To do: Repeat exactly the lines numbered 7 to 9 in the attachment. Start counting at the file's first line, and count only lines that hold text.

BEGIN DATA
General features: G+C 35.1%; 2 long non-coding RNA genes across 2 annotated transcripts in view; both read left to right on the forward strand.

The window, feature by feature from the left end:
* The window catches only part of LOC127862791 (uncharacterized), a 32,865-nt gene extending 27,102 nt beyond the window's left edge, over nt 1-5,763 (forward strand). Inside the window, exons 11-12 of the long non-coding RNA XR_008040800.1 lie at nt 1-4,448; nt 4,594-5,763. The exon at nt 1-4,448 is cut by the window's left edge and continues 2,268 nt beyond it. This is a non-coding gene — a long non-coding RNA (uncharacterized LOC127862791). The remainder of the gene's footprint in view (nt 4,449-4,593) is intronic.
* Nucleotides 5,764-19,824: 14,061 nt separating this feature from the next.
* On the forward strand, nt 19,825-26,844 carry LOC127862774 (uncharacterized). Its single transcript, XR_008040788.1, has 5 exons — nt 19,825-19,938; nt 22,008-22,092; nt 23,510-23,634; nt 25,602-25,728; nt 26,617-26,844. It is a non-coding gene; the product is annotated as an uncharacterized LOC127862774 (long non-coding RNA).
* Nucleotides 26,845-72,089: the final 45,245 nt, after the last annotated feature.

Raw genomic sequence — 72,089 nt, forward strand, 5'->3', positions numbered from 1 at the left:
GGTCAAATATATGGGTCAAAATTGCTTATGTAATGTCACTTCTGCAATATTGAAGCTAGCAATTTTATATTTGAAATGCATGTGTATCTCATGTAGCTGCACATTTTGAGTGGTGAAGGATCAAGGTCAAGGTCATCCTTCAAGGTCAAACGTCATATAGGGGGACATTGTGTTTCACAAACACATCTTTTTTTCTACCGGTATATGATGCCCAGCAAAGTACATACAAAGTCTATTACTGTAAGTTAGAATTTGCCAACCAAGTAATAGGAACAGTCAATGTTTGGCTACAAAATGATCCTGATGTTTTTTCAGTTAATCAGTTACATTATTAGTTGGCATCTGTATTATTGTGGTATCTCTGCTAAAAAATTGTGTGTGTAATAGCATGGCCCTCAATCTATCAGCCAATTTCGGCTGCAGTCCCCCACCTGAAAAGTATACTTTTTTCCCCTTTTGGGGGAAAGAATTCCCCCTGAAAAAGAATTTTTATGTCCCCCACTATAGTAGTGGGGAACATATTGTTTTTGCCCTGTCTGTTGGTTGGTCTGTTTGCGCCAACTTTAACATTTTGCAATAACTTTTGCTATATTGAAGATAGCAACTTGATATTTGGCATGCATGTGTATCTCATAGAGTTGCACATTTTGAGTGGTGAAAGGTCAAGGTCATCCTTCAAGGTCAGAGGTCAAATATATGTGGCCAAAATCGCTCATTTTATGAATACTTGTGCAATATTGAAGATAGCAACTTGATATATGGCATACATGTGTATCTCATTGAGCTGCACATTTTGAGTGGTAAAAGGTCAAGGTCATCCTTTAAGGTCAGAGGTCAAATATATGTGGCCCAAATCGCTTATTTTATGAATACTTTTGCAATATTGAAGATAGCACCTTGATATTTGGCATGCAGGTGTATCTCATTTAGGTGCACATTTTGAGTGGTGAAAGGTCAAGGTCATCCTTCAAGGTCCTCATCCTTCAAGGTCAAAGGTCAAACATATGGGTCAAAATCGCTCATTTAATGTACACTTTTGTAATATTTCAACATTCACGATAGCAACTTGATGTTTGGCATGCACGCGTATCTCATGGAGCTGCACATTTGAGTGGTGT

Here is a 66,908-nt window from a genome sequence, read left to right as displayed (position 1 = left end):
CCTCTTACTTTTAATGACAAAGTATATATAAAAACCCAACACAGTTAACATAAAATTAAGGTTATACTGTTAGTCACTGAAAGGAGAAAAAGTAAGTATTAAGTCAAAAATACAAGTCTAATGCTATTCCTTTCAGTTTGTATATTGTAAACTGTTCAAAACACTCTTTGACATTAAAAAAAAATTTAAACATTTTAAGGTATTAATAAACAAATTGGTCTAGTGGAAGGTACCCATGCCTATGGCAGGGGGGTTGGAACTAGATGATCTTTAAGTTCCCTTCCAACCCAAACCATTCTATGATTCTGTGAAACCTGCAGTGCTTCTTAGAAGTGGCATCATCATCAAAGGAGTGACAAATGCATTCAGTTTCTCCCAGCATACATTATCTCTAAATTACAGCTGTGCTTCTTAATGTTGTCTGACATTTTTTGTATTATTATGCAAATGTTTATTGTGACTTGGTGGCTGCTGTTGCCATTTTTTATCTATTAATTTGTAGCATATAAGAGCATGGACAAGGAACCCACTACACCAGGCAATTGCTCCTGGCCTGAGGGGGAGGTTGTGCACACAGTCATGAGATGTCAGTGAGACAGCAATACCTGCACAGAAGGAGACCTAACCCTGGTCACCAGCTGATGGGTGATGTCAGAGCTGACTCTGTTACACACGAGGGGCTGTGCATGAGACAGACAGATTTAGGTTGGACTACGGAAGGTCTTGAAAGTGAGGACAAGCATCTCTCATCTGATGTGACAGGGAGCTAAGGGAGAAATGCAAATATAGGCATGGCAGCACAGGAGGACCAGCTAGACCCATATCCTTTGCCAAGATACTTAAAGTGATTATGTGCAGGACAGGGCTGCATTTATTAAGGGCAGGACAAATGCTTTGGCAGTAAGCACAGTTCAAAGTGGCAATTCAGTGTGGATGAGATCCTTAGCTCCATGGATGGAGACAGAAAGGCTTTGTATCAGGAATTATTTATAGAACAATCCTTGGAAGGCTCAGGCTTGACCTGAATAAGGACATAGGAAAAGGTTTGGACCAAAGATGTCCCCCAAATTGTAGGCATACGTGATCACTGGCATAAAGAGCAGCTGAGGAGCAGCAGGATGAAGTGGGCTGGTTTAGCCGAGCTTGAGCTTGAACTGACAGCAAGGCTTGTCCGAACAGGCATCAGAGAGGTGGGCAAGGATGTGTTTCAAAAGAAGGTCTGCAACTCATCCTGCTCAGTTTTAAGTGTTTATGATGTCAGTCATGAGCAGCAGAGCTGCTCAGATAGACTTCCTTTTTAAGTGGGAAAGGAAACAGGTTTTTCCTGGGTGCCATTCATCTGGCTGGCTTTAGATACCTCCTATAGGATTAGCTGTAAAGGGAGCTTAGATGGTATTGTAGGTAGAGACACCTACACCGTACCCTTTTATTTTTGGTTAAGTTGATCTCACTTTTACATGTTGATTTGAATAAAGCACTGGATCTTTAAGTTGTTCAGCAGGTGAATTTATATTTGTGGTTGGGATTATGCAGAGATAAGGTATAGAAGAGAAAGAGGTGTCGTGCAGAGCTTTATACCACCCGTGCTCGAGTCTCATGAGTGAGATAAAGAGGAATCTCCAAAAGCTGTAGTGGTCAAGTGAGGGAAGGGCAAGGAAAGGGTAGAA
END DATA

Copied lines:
Raw genomic sequence — 72,089 nt, forward strand, 5'->3', positions numbered from 1 at the left:
GGTCAAATATATGGGTCAAAATTGCTTATGTAATGTCACTTCTGCAATATTGAAGCTAGCAATTTTATATTTGAAATGCATGTGTATCTCATGTAGCTGCACATTTTGAGTGGTGAAGGATCAAGGTCAAGGTCATCCTTCAAGGTCAAACGTCATATAGGGGGACATTGTGTTTCACAAACACATCTTTTTTTCTACCGGTATATGATGCCCAGCAAAGTACATACAAAGTCTATTACTGTAAGTTAGAATTTGCCAACCAAGTAATAGGAACAGTCAATGTTTGGCTACAAAATGATCCTGATGTTTTTTCAGTTAATCAGTTACATTATTAGTTGGCATCTGTATTATTGTGGTATCTCTGCTAAAAAATTGTGTGTGTAATAGCATGGCCCTCAATCTATCAGCCAATTTCGGCTGCAGTCCCCCACCTGAAAAGTATACTTTTTTCCCCTTTTGGGGGAAAGAATTCCCCCTGAAAAAGAATTTTTATGTCCCCCACTATAGTAGTGGGGAACATATTGTTTTTGCCCTGTCTGTTGGTTGGTCTGTTTGCGCCAACTTTAACATTTTGCAATAACTTTTGCTATATTGAAGATAGCAACTTGATATTTGGCATGCATGTGTATCTCATAGAGTTGCACATTTTGAGTGGTGAAAGGTCAAGGTCATCCTTCAAGGTCAGAGGTCAAATATATGTGGCCAAAATCGCTCATTTTATGAATACTTGTGCAATATTGAAGATAGCAACTTGATATATGGCATACATGTGTATCTCATTGAGCTGCACATTTTGAGTGGTAAAAGGTCAAGGTCATCCTTTAAGGTCAGAGGTCAAATATATGTGGCCCAAATCGCTTATTTTATGAATACTTTTGCAATATTGAAGATAGCACCTTGATATTTGGCATGCAGGTGTATCTCATTTAGGTGCACATTTTGAGTGGTGAAAGGTCAAGGTCATCCTTCAAGGTCCTCATCCTTCAAGGTCAAAGGTCAAACATATGGGTCAAAATCGCTCATTTAATGTACACTTTTGTAATATTTCAACATTCACGATAGCAACTTGATGTTTGGCATGCACGCGTATCTCATGGAGCTGCACATTTGAGTGGTGT

Here is a 66,908-nt window from a genome sequence, read left to right as displayed (position 1 = left end):